You can already see the fruits of AI in user experience through improvements in recommendation and rating systems used by Netflix and Amazon.

That path inevitably leads to AI itself becoming the user experience. UX designers may evolve to be more like trainers than designers, optimizing chatbots and other interactive AI for various industries and uses.

Finally, AI design tools can be used to sketch out interfaces more quickly and accurately than human designers. Like AI image generators, UX designers of the future may simply describe the goals and look they imagine, and have an AI effortlessly produce the code and layout… all ready to be plugged in to backend systems.

Exploring AI Jobs Emerging in the Fields of Software Development and UX Design

This will be the realm of the AI developer and programmer. Many of these positions are already popping up, with titles like:

For the most part, they aren’t necessarily new jobs. Instead, most programming and user interface engineering jobs are going to involve AI to some extent, starting now. The job titles may not change, but the required skillset definitely will.

Naturally, senior developers and researchers will be involved in building the plugins and integrated development environments that have AI baked into them… but those, too, are software development jobs!

There will also be some new types of jobs that emerge. First and foremost is the artificial intelligence prompt engineer.

While instructing an AI to produce code or other artifacts doesn’t require the precision or rigor of writing C++, it’s not entirely the same as describing what you want in plain English, either. Prompt engineers are the experts who intuit the language most likely to elicit the desired results from a particular large language model.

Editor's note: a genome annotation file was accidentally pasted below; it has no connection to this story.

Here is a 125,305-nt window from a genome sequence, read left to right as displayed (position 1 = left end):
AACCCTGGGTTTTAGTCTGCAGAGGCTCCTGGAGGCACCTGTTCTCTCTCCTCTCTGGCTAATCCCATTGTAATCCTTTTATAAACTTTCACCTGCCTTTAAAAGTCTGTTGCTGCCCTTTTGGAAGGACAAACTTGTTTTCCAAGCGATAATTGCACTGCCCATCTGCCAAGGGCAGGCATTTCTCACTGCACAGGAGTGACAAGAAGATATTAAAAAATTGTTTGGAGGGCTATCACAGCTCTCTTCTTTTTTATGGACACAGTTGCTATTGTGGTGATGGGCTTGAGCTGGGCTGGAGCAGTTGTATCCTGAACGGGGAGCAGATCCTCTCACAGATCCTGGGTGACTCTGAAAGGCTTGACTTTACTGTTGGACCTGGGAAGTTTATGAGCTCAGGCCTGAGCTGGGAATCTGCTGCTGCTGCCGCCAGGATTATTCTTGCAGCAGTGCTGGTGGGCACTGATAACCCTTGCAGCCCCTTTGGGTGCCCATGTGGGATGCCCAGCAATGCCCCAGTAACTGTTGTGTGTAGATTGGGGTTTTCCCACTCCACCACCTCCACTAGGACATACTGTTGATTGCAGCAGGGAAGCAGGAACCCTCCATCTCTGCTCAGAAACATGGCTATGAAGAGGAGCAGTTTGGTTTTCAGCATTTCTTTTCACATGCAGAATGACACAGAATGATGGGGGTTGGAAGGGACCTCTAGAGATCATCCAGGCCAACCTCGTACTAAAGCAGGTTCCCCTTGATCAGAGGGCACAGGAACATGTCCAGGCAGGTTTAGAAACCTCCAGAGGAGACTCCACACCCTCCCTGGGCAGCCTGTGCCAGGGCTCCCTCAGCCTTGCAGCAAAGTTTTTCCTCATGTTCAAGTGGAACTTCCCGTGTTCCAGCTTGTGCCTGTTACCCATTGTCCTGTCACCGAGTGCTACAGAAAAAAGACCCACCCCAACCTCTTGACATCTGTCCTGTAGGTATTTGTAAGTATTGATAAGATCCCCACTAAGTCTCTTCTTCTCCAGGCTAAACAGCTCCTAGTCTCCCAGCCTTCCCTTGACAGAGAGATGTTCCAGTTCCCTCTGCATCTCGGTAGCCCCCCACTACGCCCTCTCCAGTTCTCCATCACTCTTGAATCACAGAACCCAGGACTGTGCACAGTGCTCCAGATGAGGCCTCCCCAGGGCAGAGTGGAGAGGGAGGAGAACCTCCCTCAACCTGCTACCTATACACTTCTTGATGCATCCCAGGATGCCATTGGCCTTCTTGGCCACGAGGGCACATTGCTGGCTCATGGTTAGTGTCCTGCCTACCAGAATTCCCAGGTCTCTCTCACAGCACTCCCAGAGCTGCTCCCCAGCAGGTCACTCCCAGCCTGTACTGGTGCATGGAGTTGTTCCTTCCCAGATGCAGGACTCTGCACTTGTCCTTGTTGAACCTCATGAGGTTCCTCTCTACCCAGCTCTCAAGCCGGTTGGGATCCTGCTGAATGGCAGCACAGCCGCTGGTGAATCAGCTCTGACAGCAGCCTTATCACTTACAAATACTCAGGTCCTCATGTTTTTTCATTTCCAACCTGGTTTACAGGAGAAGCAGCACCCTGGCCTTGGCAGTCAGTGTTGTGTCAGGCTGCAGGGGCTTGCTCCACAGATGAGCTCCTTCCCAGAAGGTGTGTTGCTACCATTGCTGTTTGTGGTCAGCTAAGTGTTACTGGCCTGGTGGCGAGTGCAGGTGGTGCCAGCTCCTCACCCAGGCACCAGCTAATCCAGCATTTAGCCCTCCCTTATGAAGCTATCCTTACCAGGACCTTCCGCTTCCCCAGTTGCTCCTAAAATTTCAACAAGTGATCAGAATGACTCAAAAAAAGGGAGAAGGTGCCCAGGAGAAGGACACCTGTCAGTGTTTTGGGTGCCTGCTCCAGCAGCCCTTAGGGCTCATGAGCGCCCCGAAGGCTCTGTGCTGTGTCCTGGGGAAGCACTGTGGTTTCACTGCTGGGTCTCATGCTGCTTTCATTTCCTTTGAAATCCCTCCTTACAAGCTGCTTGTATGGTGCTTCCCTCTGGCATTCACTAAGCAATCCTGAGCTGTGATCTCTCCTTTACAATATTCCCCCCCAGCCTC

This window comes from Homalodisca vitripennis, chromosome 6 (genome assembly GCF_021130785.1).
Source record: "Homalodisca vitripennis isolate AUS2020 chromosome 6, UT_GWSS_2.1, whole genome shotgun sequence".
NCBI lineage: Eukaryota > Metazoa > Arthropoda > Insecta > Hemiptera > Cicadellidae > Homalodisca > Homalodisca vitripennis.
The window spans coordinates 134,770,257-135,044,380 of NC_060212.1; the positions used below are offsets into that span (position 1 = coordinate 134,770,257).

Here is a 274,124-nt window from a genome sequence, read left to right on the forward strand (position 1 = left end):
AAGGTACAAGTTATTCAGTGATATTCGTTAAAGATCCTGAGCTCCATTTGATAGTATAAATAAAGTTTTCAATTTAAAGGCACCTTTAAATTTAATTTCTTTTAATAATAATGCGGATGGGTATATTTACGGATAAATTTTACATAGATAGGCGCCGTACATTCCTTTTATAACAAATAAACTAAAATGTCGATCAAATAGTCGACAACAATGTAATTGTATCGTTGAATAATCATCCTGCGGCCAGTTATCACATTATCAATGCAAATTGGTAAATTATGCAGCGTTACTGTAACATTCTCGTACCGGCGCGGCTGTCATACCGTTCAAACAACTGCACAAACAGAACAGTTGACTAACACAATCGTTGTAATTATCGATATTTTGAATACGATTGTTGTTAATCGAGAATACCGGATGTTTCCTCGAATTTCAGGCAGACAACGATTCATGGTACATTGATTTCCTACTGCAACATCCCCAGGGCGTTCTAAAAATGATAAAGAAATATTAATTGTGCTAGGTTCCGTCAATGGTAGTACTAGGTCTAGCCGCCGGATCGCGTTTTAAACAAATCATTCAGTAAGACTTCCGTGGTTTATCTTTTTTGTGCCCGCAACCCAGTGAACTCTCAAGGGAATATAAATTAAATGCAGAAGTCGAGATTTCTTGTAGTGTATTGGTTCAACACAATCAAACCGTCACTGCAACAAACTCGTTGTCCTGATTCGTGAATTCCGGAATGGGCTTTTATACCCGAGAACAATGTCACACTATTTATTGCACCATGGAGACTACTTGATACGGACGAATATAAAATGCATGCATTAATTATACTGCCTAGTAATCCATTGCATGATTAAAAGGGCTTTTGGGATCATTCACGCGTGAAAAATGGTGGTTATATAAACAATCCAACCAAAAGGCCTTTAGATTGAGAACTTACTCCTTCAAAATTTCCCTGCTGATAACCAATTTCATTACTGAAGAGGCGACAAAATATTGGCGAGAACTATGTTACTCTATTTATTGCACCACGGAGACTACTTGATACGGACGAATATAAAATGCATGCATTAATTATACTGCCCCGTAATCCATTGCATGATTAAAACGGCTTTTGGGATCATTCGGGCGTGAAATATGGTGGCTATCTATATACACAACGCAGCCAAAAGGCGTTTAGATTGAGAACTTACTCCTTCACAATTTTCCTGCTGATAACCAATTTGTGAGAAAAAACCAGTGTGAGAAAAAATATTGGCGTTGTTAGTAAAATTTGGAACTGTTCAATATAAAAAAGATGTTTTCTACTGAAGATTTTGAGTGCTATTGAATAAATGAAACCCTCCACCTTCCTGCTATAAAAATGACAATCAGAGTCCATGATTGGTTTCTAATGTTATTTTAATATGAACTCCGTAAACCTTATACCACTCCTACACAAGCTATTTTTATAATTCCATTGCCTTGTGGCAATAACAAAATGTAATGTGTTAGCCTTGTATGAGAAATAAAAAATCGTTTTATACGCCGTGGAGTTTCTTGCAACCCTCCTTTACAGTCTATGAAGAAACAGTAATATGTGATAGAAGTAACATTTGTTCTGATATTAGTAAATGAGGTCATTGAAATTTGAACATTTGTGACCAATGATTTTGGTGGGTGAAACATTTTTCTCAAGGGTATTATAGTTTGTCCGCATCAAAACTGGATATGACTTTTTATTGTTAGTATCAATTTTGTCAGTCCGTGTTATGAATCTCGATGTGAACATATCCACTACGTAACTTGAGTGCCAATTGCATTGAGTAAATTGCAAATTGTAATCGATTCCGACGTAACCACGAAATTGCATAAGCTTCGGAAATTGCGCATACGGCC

In a sense, all software developers working with AI will become prompt engineers of a sort.

As noted above, many user experience professionals will become, in effect, AI trainers. As AI itself becomes the interface to most computer programs, UX designers will be needed who can optimize it for the intended uses.

AI system architects will be big in the software world as well. No one is going to throw out codebases with millions of lines of functioning code. AI will have to be integrated with existing systems. Figuring out the right way to do that, and how to make sense of the overall workflow and structure, will be a job for experts in both coding and AI behaviors.

Software Specializations Will Influence Both Education and Certification Choices in AI